UN’s 75th Anniversary Shadowed by Right-Wing Nationalism, Widespread Authoritarianism & Budgetary Cuts

When the six much-ballyhooed high-level UN meetings concluded late September, there were mixed feelings about the final outcomes. And civil society organizations (CSOs), who were mostly disappointed with the results, are now gearing themselves for two upcoming key climate summit meetings: COP25 in Santiago, Chile in December and COP26 in Glasgow, UK in late 2020, along with the 25th anniversary of the Beijing Women’s Conference scheduled to take place in September 2020 in New York.

Holding Transnational Corporations Accountable for Human Rights Abuses

In Geneva this week, a treaty process is underway that promises to usher in a new era for human rights around the globe. The process—the intergovernmental working group on the binding treaty on transnational corporations and human rights—could mean that for the first time, human rights would be prioritized above corporate profits.

Election Death Toll Underscores Afghanistan’s Fragile Democracy

A wave of bloody Taliban attacks aimed at derailing Afghanistan’s recent elections killed and maimed hundreds of people, including children, the United Nations mission to the country said on Tuesday.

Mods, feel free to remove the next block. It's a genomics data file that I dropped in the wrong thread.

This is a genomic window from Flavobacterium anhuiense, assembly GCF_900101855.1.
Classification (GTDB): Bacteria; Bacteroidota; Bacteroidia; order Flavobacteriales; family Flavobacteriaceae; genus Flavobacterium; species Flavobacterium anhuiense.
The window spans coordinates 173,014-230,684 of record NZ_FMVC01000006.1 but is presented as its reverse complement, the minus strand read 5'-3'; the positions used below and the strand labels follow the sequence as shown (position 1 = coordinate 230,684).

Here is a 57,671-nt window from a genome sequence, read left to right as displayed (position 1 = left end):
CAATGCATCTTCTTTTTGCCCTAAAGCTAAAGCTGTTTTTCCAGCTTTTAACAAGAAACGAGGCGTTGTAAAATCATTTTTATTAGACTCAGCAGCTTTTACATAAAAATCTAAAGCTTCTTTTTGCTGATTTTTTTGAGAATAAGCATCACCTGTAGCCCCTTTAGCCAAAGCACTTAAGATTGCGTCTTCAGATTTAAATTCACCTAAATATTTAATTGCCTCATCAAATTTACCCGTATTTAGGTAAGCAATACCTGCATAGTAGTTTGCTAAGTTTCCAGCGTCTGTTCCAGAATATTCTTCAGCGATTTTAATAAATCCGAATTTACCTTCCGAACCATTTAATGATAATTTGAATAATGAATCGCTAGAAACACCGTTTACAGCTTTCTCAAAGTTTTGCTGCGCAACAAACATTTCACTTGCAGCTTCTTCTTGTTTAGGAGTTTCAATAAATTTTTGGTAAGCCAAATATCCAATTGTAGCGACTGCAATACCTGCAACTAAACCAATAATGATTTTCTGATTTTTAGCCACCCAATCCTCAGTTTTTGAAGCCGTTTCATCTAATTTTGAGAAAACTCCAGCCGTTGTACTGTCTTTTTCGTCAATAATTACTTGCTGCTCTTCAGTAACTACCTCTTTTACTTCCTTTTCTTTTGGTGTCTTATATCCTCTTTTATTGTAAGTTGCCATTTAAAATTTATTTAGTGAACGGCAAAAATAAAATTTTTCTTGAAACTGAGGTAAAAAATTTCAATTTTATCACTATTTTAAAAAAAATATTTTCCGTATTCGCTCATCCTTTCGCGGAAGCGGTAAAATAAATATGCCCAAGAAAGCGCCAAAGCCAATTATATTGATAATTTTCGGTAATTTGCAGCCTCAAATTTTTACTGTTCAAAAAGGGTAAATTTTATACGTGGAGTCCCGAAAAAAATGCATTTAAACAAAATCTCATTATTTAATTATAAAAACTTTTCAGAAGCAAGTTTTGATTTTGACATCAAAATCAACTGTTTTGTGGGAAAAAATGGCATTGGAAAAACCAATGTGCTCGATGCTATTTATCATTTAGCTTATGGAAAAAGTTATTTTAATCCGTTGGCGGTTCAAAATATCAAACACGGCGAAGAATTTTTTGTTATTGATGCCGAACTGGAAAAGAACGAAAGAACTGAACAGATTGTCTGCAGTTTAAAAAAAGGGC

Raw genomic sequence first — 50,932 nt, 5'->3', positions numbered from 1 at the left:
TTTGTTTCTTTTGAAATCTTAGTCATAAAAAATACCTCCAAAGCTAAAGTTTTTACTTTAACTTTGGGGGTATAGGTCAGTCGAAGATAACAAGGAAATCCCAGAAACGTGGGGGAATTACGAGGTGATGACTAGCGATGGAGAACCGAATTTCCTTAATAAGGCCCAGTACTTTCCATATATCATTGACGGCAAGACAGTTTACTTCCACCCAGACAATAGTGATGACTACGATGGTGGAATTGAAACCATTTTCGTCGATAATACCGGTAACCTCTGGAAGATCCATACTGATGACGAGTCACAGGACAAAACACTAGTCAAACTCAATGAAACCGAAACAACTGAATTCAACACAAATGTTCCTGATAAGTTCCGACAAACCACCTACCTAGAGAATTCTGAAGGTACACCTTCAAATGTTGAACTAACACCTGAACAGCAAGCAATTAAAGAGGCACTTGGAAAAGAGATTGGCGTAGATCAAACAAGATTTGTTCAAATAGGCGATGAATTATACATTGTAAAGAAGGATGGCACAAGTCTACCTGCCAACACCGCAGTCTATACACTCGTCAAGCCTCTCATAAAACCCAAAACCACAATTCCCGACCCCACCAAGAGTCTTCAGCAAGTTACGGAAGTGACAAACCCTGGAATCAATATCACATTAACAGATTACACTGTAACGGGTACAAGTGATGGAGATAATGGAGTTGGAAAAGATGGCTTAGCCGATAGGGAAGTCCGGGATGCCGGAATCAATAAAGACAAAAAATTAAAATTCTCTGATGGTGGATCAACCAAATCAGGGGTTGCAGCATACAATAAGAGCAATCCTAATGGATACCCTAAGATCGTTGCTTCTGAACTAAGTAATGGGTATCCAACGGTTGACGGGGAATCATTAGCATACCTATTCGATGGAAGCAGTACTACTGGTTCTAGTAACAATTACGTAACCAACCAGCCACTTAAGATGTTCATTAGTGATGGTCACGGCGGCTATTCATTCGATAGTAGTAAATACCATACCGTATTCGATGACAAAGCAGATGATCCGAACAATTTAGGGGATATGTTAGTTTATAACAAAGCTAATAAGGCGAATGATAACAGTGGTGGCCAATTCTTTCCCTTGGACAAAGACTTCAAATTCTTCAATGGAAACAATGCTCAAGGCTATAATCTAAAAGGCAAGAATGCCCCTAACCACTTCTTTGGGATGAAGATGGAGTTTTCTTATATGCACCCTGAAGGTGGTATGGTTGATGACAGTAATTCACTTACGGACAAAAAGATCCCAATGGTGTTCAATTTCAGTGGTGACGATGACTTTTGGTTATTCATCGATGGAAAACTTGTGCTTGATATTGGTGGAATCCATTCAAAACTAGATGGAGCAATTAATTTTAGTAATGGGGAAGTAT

The Most Important Meeting You’ve Never Heard Of — & the Grand Challenge on Inequality

Last month 195 world leaders once again met in New York for big speeches and grand events. But on inequality, when all is said and done, more has been said than done.

South Sudan’s Authorities Allow Serious Human Rights Abuses to Flourish and go Unpunished – Report

Human rights movement Amnesty International has accused South Sudanese authorities for lack of independence as they have allowed allowing human rights abuses, war crimes and crimes against humanity to go unpunished.


Brief Reflection on Trump’s Impeachment